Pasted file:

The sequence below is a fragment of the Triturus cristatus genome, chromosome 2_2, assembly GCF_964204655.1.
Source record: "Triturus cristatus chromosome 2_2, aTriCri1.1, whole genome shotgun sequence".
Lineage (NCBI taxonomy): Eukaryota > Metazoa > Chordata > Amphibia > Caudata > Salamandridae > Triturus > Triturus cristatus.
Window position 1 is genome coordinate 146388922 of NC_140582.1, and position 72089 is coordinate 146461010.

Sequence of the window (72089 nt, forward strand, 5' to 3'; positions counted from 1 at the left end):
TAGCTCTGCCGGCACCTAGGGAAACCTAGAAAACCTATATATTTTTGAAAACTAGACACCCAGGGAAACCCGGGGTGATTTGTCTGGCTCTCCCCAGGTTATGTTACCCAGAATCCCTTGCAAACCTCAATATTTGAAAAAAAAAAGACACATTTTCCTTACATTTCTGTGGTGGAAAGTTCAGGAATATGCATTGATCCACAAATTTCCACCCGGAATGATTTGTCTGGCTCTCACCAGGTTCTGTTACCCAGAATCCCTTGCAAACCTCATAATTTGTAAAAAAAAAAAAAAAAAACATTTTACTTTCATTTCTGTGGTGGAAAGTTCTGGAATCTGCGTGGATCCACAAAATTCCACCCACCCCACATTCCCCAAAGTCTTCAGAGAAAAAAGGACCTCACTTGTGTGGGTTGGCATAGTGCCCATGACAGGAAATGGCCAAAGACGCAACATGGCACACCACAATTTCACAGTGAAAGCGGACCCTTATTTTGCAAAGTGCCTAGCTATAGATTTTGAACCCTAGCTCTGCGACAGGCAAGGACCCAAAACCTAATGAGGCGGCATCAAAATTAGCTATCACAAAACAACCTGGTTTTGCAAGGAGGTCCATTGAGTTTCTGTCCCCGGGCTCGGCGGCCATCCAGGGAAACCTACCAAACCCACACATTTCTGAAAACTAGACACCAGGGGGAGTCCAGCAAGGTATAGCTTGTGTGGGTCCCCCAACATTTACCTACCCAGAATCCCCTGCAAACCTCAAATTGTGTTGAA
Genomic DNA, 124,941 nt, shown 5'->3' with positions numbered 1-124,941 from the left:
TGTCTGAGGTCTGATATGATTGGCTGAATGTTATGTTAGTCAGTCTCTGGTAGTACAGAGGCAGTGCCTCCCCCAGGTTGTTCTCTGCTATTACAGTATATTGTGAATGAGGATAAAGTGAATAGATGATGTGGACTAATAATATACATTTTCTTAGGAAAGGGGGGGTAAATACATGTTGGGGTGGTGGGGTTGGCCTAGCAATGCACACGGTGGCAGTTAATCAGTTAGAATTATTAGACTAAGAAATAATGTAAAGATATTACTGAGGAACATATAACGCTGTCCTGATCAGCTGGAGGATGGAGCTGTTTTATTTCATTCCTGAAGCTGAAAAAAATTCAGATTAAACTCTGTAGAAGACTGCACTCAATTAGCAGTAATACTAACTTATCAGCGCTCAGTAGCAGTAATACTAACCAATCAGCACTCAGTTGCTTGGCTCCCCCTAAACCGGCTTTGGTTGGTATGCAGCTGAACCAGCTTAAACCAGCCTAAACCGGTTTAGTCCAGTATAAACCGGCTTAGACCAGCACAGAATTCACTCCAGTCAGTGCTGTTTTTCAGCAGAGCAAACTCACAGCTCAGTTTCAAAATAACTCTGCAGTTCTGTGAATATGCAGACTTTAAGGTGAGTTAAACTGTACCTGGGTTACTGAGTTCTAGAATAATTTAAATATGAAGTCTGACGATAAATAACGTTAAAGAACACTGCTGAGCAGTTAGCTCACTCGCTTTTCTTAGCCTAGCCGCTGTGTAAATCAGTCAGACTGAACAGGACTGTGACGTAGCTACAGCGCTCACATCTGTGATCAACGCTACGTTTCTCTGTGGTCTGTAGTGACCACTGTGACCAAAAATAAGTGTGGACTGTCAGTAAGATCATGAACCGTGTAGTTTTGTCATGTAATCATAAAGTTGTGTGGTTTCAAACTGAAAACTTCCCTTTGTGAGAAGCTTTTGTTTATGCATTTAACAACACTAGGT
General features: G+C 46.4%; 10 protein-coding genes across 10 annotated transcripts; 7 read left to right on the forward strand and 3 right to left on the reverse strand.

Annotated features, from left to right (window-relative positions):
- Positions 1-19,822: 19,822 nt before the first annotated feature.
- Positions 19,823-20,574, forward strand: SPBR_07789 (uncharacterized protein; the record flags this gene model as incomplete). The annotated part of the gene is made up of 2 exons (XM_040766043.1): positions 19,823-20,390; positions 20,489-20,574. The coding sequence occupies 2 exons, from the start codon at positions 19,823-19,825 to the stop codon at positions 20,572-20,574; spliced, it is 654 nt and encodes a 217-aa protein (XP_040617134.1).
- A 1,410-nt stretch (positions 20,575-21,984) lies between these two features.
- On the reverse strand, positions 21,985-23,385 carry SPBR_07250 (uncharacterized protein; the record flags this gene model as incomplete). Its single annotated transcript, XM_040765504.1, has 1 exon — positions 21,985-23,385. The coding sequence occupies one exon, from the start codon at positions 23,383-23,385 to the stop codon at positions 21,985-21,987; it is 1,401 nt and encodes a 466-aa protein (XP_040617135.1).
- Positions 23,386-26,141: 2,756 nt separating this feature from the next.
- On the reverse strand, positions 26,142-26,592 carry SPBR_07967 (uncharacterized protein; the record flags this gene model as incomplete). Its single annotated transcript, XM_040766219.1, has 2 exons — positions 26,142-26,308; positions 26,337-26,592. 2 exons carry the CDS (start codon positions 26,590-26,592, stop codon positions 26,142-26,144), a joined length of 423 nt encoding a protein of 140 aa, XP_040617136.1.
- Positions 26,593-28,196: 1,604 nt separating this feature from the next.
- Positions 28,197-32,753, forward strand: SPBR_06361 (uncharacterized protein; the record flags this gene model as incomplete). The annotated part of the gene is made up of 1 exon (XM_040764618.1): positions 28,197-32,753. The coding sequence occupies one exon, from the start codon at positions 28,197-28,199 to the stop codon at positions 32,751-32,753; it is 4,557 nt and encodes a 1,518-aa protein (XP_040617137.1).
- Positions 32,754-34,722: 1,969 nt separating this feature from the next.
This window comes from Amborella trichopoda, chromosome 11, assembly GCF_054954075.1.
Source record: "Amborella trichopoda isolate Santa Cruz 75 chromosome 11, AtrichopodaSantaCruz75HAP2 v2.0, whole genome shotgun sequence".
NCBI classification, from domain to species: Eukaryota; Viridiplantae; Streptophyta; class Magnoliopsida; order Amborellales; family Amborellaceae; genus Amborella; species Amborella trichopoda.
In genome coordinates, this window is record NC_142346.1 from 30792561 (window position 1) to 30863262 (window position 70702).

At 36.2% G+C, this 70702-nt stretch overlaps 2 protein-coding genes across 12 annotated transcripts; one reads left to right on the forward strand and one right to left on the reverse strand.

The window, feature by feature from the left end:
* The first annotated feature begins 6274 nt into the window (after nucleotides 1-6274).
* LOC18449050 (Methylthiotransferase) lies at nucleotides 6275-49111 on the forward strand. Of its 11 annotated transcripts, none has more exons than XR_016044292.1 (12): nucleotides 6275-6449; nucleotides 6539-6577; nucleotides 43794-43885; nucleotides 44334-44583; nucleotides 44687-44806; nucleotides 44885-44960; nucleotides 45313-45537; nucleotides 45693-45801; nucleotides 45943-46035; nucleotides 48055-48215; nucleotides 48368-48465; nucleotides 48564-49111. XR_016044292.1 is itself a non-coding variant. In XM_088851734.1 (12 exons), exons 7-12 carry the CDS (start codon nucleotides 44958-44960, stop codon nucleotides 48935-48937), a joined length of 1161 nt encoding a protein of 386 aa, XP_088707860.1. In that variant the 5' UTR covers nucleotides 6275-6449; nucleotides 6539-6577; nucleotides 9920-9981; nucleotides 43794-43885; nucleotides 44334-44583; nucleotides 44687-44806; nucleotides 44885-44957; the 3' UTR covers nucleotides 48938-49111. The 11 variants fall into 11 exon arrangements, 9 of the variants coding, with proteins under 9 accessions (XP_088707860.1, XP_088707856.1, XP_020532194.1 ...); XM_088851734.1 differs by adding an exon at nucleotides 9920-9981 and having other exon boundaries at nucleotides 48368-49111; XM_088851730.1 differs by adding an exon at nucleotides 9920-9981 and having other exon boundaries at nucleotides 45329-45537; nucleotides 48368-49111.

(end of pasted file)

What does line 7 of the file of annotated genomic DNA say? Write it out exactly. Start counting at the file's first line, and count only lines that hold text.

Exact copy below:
Genomic DNA, 124,941 nt, shown 5'->3' with positions numbered 1-124,941 from the left: